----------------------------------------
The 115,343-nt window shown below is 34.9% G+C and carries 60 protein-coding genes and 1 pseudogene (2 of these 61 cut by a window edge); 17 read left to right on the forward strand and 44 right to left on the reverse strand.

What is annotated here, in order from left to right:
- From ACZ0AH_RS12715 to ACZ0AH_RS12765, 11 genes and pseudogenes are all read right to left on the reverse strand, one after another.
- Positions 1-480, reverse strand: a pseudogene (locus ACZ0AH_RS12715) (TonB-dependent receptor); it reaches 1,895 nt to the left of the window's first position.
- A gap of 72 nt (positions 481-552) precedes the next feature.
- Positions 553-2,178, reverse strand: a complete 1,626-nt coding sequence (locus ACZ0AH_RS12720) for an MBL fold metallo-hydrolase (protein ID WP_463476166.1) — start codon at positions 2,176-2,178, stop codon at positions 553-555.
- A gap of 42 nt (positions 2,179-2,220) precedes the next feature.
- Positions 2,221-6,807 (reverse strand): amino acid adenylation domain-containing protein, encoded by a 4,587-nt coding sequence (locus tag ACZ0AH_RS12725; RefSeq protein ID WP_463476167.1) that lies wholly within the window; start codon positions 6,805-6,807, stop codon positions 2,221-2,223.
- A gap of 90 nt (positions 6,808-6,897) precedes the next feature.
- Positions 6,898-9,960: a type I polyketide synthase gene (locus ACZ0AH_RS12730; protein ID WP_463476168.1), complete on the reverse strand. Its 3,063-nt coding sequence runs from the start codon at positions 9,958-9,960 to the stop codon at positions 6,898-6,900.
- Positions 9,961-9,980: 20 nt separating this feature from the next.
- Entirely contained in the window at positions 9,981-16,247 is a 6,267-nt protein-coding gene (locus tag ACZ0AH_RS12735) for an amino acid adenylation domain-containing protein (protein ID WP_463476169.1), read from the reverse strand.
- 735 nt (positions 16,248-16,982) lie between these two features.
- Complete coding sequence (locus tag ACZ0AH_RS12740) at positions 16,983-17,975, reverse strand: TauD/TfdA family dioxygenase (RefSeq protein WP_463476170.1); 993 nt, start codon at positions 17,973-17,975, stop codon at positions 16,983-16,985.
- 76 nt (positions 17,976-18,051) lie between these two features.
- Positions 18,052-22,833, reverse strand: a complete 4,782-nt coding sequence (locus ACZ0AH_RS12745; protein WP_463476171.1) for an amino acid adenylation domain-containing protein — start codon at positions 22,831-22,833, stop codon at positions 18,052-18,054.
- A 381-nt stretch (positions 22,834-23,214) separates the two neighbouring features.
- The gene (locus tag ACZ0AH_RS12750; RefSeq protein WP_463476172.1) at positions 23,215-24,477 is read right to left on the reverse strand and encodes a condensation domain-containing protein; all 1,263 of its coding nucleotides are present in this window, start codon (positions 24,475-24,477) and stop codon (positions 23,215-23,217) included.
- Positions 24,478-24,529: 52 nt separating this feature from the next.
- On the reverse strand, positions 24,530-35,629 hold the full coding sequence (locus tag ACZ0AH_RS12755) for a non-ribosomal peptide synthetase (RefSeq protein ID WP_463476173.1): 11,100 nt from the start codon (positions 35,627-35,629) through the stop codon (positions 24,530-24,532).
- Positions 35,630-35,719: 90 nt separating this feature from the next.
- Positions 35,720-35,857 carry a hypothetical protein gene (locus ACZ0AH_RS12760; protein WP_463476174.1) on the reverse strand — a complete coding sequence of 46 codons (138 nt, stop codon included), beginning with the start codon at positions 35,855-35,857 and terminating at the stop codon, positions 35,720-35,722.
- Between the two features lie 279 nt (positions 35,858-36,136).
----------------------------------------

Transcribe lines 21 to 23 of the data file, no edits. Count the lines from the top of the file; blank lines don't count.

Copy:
- Positions 35,630-35,719: 90 nt separating this feature from the next.
- Positions 35,720-35,857 carry a hypothetical protein gene (locus ACZ0AH_RS12760; protein WP_463476174.1) on the reverse strand — a complete coding sequence of 46 codons (138 nt, stop codon included), beginning with the start codon at positions 35,855-35,857 and terminating at the stop codon, positions 35,720-35,722.
- Between the two features lie 279 nt (positions 35,858-36,136).